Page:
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In re Edward D. Jones & Co., L.P. Securities Litigation

United States District Court, E.D. California

November 8, 2019




         In March 2018, Plaintiffs filed a federal securities and state breach of fiduciary duty putative class action against investment firm Edward D. Jones, L.P., as well as a set of companies and individuals related to the investment firm (together “Defendants” or “Edward Jones”). Compl., ECF No. 1. Defendants filed a motion to dismiss. ECF No. 29. The Court granted their motion, dismissing all of Plaintiffs' claims without prejudice. July 9, 2019 Order (“Order”), ECF No. 46.

         Plaintiffs filed a Second Amended Complaint (“SAC”), ECF No. 47, in which they attempted to cure their claims' deficiencies and raised several new claims. Once again, Defendants move to dismiss Plaintiffs' claims. Mot. To Dismiss (“Mot.”), ECF No. 48. Plaintiffs oppose this motion. Opp'n, ECF No. 52. The Court, however, finds Plaintiffs' Second Amended Complaint still fails to state a claim for which relief can be granted. For this reason, and the reasons stated below, the Court GRANTS Defendants' motion to dismiss, and DISMISSES Plaintiffs' claims WITH PREJUDICE.[1]


         The Parties are intimately familiar with Plaintiffs' allegations and claims and they will not be repeated in detail here. In short, Plaintiffs contend Defendants improperly moved their Edward Jones commission-based accounts into fee-based accounts. See generally SAC. Plaintiffs allege this account conversion violated § 10(b) of the Securities Exchange Act of 1934 (the “1934 ACT”); Rule 10b-5(a), (b), and (c); the Investment Advisers Act of 1940 (the “Advisers Act”); and state common law. SAC ¶ 1.

         II. OPINION

         A. Judicial Notice and Incorporation by Reference

         “Generally, district courts may not consider material outside of the pleadings when assessing the sufficiency of a complaint under Rule 12(b)(6) of the Federal Rules of Civil Procedure.” Khoja v. Orexigen Therapeutics, Inc., 899 F.3d 988, 998 (9th Cir. 2018). However, “there are two exceptions to this rule: the incorporation-by-reference doctrine, and judicial notice under Federal Rule of Evidence 201.” Id.

         In its previous Order, this Court took judicial notice of the existence of Edward Jones' SEC filings, public comments, and reports. November 2018 Motion to Dismiss (“Nov. 2018 Mot.”), ECF no. 29, Exs. 1-6, 34-38, 41, 43-44). See Order at 5-7. This Court also considered documents, under the incorporation-by-reference doctrine: Nov. 2018 Mot., Exs. 7-12, 14-33. See Order at 6-7. The Court, again, considers these exhibits.

         Defendants also request the Court consider Exhibit 39 under the incorporation by reference doctrine. RJN, ECF No. 49. Defendants contend this exhibit confirms Plaintiff Janet Goral invested in “covered securities” and is relevant to the issue of Securities Litigation Uniform Standards Act (“SLUSA”) preclusion. Id. Plaintiffs oppose this request. RJN Opp'n, ECF No. 53.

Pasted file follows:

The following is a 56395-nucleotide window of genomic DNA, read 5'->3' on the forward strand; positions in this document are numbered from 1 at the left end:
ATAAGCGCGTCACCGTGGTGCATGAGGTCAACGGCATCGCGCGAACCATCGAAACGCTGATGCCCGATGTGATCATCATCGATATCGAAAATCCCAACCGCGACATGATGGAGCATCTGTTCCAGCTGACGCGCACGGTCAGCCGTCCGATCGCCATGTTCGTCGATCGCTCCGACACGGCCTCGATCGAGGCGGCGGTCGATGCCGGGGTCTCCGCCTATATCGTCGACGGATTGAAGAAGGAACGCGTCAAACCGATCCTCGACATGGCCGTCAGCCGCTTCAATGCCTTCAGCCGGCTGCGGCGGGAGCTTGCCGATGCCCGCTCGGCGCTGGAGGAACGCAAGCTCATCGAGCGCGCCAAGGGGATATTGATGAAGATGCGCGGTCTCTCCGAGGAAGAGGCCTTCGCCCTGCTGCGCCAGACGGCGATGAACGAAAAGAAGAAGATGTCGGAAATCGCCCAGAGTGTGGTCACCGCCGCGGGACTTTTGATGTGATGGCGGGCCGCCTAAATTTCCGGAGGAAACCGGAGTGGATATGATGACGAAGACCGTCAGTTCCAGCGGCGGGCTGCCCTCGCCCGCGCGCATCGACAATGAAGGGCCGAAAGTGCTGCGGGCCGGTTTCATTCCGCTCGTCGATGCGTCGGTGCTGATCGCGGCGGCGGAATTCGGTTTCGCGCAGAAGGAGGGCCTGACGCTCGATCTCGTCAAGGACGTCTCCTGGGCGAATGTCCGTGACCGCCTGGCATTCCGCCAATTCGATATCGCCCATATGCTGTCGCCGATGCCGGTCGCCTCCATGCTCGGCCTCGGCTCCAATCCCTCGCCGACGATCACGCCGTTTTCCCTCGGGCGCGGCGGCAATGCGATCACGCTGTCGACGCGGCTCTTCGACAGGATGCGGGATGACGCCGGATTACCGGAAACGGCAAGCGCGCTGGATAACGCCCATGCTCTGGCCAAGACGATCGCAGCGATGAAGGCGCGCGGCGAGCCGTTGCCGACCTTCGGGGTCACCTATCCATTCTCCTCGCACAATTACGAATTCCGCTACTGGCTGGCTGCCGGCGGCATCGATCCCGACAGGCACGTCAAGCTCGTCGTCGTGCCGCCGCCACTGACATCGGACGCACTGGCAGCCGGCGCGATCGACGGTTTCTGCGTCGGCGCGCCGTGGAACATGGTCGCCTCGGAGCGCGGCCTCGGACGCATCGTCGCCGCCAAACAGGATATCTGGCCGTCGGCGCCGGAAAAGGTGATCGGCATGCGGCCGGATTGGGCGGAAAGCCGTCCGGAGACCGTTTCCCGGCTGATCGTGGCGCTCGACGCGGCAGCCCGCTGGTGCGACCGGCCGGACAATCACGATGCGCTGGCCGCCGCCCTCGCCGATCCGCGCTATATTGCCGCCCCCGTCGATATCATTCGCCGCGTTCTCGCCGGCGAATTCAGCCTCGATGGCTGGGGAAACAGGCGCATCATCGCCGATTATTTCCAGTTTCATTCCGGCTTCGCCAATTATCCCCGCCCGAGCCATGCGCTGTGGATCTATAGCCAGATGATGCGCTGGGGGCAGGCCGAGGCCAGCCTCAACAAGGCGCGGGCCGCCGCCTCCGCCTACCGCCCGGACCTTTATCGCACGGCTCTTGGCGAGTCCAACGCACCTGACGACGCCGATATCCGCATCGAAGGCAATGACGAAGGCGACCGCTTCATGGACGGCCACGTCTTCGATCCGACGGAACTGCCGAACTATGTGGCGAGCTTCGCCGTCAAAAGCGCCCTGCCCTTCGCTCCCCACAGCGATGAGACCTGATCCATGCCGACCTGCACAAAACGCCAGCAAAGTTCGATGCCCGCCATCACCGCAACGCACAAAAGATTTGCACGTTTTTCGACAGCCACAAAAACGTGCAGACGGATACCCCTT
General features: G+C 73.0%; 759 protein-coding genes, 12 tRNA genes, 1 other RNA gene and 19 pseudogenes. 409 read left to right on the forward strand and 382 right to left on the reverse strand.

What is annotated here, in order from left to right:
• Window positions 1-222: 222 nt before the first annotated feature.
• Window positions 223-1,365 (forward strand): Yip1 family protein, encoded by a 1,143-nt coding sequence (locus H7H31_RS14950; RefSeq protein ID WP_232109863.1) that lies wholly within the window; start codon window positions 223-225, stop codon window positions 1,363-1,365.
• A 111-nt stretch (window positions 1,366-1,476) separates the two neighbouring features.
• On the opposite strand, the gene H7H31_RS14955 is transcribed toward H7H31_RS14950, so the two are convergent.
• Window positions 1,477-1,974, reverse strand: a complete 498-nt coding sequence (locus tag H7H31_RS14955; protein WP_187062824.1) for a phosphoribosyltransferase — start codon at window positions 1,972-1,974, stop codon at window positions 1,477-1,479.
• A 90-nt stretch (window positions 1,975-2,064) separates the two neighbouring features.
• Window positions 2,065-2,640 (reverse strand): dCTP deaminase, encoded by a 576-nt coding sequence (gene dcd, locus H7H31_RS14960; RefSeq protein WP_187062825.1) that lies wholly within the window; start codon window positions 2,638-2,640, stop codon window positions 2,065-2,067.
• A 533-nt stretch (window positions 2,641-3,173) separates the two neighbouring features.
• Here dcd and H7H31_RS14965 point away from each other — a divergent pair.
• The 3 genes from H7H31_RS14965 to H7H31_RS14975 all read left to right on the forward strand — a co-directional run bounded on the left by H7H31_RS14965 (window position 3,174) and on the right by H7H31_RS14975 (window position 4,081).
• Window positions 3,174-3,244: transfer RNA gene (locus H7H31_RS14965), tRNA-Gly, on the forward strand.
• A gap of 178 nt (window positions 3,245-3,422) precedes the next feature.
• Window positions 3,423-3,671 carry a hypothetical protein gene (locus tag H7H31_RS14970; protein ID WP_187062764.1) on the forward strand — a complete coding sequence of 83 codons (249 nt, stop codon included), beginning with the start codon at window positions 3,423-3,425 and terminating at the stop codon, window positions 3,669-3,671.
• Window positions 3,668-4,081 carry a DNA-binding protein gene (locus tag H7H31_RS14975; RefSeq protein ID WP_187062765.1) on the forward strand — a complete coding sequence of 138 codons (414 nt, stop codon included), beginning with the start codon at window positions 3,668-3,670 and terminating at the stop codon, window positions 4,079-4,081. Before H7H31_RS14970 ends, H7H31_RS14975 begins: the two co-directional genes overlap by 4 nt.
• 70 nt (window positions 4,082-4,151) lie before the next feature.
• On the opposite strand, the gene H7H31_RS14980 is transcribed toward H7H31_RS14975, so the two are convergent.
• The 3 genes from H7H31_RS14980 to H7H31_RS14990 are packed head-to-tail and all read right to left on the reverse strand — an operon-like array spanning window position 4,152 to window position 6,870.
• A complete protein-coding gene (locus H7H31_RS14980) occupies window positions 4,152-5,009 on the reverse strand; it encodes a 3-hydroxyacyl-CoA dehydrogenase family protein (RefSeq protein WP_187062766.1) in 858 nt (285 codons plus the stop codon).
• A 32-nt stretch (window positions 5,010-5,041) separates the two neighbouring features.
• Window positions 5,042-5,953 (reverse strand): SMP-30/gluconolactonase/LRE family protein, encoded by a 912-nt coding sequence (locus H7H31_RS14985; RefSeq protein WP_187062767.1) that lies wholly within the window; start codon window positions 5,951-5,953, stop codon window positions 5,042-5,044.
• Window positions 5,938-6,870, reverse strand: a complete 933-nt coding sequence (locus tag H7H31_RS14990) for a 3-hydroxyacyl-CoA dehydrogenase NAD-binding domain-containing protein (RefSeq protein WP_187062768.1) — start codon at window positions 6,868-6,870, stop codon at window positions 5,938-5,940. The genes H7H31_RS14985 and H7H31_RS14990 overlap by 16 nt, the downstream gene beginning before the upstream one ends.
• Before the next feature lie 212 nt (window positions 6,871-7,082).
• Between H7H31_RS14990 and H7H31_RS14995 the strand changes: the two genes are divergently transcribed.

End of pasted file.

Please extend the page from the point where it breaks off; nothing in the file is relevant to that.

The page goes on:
The incorporation by reference doctrine allows district courts to consider documents attached to a complaint. U.S. v. Ritchie, 342 F.3d 903, 908 (9th Cir. 2003). Courts may also use this doctrine to consider documents not attached to a complaint, but only if “the plaintiff refers extensively to the document or the document forms the basis of the plaintiff's claim.” Id. A document “forms the basis of the plaintiff's claim” when the plaintiff's claim “necessarily depend[s]” upon that document. Khoja, 899 F.3d at 1002. Here, the Court cannot determine whether Plaintiffs' claim “necessarily depends” on Exhibit 39 because the exhibit is completely redacted. Mot., Ex. 39. Moreover, Plaintiffs “concede[] that the case involves ‘covered' securities, ” RJN, at 6 n.2, so the Court need not consider Exhibit 39 for that purpose. The Court therefore DENIES Defendants' request to incorporate Exhibit 39 by reference.

         B. Analysis

         1. Breach of Fiduciary Duty

         Defendants argue Plaintiffs' breach of fiduciary duty claims under California and Missouri state law remain preempted by SLUSA. Mot. at 14. The Court agrees. The Court previously noted, “SLUSA bars a Plaintiff class from bringing (1) a covered class action (2) based on state law claims (3) alleging that defendants made a misrepresentation or omission or employed any manipulative or deceptive device (4) in connection with the purchase or sale of (5) a covered security.” Northstar Fin. Advisors, Inc. v. Schwab Investments, 904 F.3d 821, 828 (9th Cir. 2018). Notably, this Court clarified that whether SLUSA preempts a state cause of action does not turn on whether plaintiff gives the “same name or title” to the federal and state claims.” Order at 21 (quoting Id. at 829). Rather, SLUSA preemption depends upon “the gravamen or essence the claim.” Id. A state law claim shares the same “gravamen or essence” of a SLUSA claim when “the complaint describes conduct by the defendant that would be actionable under the 1933 or 1934 Acts” and “that conduct necessarily will be part of the proofs in support of the state law cause of action.” Id. In those circumstances, SLUSA bars the state law claim, regardless of whether the underlying conduct is “an essential predicate of the asserted state law claim.” Id.